Tuesday, January 25, 2000

Organized Anarchy

In Fremont, California, the battle is over and the anarchists have won. In the local high school, at least.

Now, alongside the chess club, the key club, the Vietnamese club, and the debate club, the school also has an anarchists club.

Excuse me? Aren’t anarchists supposed to be opposed to any sense of order or government? Then how did they get together long enough to decide they needed an official club? This makes about as much sense as the promoters of a psychics convention having to alert attendees when and where they will meet. If they’re really psychic, shouldn’t they know without having to be told?

The Anarchists Student Union is not a huge group, only about a dozen members. Yet it’s interesting that they were able to get themselves organized long enough to go to the school board and get their group classified as an official school club.

Don’t get overly concerned. These kids aren’t advocating total chaos. They’re bright kids -- mostly honor students -- who want to raise political awareness of the causes they espouse.

Still, I doubt that their meetings will be regular in any sense. First of all, you can throw Roberts Rules Of Order right out the door. They’d be better off consulting the newly re-released version of Abbie Hoffman’s “Steal This Book.” Everyone’s an officer and there’s no need for a parliamentarian, either. In a group of anarchists, does the majority rule?

It could be worse. This could be real-life politics, which are even odder.

Monday evening as I was flicking around the channels looking for something to watch, I came upon C-SPAN’s live coverage of the Iowa caucuses -- on two separate channels, one for the Democrats and one for the Republicans.

Now, go ahead and try to name one thing that’s more exciting than seeing a bunch of people sitting around a school cafeteria debating which one of them would replace the interim deputy precinct captain, and whether such an important decision could be decided by a voice vote or not. Thankfully, C-SPAN was there to capture this thrilling event live!!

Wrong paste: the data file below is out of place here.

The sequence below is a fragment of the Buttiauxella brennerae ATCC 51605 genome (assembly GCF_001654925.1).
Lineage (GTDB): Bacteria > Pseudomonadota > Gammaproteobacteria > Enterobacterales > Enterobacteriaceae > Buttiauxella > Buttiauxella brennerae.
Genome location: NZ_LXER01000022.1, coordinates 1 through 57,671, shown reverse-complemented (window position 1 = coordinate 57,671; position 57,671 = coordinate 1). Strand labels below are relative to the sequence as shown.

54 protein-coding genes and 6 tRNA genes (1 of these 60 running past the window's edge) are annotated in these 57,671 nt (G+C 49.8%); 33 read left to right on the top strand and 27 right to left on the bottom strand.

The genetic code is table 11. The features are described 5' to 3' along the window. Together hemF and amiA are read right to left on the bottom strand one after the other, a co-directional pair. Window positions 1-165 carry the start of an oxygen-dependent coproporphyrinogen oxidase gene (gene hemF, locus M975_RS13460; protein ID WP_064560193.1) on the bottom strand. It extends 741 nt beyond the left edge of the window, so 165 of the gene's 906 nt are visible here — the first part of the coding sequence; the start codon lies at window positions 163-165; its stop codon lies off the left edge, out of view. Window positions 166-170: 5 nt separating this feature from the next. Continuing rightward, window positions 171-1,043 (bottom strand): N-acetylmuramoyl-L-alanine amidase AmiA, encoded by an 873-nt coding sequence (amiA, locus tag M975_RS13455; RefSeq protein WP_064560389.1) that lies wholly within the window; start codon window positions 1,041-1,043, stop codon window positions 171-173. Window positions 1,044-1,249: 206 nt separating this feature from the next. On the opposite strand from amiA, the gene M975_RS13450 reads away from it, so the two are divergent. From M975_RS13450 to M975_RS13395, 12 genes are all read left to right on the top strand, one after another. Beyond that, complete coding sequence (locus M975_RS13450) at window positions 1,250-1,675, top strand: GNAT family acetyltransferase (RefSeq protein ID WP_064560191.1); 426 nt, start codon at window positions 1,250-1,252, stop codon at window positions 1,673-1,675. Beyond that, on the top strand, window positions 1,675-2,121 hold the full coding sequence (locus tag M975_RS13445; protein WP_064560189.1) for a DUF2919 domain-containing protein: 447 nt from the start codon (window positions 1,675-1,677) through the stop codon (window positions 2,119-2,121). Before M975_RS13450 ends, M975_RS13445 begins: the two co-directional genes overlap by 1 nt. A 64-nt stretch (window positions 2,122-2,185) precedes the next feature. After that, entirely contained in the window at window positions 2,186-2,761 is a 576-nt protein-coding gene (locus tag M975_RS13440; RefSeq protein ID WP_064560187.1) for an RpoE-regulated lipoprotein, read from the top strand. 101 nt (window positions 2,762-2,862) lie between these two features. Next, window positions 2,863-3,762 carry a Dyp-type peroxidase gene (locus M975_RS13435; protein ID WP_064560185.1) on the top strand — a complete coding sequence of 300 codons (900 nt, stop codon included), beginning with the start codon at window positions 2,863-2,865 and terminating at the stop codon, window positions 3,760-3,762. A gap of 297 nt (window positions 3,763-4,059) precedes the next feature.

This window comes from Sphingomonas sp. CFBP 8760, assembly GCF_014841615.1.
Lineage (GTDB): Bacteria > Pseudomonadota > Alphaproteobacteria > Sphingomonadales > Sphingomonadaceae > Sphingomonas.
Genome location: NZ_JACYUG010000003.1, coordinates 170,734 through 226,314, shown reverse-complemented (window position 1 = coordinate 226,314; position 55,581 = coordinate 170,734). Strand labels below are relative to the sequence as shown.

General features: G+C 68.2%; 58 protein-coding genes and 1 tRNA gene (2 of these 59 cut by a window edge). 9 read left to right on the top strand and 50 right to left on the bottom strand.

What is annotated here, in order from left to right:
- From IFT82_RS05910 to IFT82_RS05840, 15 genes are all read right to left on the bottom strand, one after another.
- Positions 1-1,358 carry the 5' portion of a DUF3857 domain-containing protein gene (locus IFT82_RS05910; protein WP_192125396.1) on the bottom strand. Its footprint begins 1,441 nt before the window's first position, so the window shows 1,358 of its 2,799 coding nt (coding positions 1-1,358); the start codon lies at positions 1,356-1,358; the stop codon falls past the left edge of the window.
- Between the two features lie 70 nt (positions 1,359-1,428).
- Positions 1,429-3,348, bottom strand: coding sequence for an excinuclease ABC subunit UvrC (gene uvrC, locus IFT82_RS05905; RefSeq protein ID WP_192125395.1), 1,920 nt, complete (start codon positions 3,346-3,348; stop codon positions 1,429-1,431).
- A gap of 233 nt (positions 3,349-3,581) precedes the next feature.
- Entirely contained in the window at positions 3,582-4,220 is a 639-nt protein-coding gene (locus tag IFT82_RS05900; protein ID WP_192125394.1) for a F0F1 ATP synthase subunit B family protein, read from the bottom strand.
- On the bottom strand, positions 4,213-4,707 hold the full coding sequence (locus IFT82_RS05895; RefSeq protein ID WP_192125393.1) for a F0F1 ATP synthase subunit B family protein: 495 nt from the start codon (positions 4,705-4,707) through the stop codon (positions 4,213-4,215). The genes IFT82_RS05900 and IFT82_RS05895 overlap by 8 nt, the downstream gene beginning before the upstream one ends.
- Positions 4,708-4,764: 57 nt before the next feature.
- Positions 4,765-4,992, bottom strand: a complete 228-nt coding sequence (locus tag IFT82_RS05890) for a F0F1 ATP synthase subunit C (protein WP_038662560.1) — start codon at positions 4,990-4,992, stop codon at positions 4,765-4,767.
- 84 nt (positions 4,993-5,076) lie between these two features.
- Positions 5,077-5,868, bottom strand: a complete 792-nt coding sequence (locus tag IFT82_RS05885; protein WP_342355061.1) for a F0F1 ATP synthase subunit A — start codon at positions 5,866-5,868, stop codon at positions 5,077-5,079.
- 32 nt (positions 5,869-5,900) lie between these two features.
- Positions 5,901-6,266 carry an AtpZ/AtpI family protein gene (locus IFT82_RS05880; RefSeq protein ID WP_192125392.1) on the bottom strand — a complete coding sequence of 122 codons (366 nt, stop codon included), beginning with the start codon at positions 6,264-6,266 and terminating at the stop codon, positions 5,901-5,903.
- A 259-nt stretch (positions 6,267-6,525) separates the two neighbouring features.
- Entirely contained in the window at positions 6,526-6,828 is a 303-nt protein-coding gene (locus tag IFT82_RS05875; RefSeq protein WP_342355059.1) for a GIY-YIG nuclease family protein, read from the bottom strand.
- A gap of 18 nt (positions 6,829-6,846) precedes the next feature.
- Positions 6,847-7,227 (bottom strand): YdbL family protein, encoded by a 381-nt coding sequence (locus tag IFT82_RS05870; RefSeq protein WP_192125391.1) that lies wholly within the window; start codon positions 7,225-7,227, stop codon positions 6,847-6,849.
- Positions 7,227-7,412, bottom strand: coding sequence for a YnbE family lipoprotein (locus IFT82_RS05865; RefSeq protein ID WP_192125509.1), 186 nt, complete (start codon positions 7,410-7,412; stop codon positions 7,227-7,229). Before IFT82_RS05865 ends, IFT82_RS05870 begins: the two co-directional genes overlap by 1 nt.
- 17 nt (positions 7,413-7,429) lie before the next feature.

As the camera scanned the crowd -- paid attendance: well over 60 people, not counting the kids running the bake sale -- I was reminded of the one and only time I attended my neighborhood homeowners association meeting. You know, the folks who want to put a lien on your house because your gutter downspout is over the neighborhood limit for wet leaves or you accidentally put your trash can out at the curb before dusk had fully settled.

These were basically those same people. The kind of people who, at some point in their life, have stood up proudly and with a straight face said, “I nominate Arlene Barfarkle to be our recording secretary! She’s the only one who can do justice to the minutes of our meetings!” Do I hear a second to the motion?

I’m glad that C-SPAN aired these meetings, but I wish more Americans would have seen them. Then they could have laughed as the importance of these caucuses was overemphasized by the rest of the media as the launching pad for our next President.

Please.

All they really did in Iowa was convince Orrin Hatch of the one thing that everyone else already knew: that he had absolutely no chance of becoming President. He made his withdrawal announcement today and was immediately greeted by the deafening silence of several million Americans asking, “You were running for President? We had no idea!” C’mon, this guy got fewer votes than None Of The Above!